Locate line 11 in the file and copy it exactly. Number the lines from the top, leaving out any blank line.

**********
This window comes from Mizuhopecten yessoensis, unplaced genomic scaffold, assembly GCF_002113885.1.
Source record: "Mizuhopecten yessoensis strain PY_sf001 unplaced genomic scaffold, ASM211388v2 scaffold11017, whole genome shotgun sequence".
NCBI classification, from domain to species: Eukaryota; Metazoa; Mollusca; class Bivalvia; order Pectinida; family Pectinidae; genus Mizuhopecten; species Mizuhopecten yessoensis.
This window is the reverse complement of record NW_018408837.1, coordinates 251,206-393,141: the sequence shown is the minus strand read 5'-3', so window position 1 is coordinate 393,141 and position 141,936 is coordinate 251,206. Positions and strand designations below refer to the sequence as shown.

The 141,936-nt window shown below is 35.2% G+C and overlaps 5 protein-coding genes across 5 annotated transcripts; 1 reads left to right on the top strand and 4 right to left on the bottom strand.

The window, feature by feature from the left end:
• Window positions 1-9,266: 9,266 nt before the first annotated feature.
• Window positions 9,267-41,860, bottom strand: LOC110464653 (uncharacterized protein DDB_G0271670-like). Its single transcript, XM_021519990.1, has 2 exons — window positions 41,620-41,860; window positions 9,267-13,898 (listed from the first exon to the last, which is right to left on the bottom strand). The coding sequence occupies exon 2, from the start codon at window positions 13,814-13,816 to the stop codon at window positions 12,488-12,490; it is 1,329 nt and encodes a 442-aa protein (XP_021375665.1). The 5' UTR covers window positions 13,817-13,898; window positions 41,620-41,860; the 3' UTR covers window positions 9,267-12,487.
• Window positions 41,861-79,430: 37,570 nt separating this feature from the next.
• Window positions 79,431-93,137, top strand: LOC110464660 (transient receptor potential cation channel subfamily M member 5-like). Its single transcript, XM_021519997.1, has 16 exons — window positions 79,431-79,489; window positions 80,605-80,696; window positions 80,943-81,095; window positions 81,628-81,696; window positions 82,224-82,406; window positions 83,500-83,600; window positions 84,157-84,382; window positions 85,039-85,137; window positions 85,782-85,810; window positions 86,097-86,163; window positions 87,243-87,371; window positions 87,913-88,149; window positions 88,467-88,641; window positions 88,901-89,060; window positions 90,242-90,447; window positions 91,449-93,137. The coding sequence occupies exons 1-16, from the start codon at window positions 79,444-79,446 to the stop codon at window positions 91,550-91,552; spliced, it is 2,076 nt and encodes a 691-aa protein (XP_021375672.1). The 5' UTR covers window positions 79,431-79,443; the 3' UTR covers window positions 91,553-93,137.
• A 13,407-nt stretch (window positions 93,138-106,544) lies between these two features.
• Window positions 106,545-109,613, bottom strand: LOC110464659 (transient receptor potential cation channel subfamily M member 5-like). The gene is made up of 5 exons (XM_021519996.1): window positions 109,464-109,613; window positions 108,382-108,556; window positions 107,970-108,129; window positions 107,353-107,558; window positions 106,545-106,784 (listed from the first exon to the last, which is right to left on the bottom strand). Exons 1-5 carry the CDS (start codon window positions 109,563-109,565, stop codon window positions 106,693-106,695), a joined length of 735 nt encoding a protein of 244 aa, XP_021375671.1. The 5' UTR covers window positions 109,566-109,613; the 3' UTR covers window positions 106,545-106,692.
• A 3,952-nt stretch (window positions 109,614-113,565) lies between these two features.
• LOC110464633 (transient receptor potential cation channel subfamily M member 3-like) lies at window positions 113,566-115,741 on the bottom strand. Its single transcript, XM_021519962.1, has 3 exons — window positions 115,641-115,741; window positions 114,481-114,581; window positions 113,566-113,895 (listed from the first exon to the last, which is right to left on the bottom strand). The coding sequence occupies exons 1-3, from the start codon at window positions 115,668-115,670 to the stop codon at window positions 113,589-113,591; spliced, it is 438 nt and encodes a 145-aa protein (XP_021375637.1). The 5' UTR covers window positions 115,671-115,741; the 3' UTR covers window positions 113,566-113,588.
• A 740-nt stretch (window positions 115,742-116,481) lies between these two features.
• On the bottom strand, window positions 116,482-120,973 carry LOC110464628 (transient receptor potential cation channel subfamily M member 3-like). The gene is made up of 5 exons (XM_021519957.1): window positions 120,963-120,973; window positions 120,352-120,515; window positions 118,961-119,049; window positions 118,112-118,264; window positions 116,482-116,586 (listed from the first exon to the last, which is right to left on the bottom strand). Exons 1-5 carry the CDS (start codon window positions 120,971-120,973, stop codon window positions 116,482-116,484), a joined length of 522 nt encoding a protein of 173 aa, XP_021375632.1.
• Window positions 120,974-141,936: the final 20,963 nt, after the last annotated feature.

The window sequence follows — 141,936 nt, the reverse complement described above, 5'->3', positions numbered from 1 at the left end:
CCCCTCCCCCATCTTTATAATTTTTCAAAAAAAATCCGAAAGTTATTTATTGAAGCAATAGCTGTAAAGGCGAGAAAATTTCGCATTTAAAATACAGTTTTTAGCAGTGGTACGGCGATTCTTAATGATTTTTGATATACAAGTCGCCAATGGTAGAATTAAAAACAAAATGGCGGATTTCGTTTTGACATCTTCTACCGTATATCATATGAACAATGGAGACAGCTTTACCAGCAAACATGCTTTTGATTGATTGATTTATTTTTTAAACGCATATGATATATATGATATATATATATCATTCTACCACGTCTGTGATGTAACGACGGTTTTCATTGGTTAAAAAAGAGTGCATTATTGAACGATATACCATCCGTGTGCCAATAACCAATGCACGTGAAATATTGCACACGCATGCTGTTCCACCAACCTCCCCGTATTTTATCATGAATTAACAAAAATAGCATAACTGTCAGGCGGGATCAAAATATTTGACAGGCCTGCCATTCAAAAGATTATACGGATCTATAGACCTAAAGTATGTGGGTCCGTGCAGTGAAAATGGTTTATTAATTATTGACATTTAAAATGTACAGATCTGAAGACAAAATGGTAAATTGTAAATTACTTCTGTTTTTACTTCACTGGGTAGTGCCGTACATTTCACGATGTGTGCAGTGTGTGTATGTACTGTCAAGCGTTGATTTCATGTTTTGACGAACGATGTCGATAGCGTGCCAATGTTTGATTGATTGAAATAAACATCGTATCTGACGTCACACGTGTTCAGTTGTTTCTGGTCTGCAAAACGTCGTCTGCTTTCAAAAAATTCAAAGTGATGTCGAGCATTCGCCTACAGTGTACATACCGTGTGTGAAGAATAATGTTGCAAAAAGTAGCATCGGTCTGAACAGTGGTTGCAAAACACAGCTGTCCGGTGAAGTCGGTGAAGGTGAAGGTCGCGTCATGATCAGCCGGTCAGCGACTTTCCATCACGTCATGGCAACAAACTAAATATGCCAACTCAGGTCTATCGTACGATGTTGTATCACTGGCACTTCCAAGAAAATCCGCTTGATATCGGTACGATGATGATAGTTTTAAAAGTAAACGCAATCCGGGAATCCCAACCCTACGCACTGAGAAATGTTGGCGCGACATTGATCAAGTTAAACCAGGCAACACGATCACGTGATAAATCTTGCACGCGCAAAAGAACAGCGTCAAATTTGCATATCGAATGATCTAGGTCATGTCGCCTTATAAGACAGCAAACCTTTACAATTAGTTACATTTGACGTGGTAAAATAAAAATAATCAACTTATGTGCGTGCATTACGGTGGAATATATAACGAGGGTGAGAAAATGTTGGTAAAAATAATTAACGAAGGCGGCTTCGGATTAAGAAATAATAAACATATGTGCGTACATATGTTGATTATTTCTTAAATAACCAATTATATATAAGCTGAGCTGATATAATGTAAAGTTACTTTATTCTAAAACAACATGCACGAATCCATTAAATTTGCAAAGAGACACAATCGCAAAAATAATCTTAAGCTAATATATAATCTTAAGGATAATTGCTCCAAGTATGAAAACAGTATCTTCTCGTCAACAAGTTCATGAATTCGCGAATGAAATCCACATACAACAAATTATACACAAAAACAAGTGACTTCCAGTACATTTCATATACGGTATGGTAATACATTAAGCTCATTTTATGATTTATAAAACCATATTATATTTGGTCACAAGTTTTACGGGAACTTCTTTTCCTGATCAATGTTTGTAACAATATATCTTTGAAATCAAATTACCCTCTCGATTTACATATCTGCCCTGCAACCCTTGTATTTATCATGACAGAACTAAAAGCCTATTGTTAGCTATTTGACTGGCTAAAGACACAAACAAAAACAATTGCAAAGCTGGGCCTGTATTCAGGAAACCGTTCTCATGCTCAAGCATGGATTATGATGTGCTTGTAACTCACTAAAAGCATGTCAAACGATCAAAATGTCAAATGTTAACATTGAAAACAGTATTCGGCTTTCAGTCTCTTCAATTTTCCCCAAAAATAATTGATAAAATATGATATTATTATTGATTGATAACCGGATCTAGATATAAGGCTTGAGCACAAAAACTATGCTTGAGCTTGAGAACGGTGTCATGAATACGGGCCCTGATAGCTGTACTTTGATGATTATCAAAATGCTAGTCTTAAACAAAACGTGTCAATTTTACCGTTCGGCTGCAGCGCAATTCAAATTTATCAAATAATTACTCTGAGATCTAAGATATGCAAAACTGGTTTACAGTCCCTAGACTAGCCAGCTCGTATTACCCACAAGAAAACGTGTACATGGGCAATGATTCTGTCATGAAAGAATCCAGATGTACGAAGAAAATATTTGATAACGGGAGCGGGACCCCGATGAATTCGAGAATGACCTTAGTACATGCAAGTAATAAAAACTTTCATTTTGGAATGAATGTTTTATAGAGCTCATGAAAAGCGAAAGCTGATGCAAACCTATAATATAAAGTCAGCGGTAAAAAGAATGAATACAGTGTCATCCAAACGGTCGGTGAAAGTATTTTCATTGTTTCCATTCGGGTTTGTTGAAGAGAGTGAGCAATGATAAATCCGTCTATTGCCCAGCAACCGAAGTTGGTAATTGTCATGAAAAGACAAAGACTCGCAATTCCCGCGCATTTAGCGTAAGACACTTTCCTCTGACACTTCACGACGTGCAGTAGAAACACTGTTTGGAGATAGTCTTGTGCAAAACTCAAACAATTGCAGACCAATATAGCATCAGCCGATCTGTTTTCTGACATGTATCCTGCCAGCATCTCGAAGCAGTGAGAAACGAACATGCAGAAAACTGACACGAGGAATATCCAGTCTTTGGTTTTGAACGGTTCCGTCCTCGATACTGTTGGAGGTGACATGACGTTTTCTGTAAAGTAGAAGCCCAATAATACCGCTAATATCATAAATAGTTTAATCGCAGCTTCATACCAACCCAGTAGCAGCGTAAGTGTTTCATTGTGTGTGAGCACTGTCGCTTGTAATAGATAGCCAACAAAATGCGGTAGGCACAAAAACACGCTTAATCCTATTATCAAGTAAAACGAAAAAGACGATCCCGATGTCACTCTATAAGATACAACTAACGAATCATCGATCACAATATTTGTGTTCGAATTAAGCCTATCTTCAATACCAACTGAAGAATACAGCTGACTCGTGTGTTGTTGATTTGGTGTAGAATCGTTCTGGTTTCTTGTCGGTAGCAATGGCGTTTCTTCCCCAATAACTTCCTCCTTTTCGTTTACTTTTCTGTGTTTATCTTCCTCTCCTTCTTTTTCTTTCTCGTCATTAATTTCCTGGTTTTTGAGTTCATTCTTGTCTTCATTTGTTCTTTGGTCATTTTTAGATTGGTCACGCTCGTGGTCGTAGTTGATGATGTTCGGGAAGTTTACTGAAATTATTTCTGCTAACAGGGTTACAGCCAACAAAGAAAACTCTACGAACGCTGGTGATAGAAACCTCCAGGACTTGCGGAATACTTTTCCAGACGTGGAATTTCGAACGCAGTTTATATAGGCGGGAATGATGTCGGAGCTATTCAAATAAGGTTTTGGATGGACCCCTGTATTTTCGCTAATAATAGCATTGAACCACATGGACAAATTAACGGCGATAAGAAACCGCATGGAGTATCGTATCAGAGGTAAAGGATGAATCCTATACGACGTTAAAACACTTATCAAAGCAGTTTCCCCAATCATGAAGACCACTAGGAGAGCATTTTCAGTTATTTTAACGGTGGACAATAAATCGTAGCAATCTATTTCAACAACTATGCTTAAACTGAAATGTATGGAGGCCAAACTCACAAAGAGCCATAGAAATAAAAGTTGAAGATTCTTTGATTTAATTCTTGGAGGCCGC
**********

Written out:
• A 13,407-nt stretch (window positions 93,138-106,544) lies between these two features.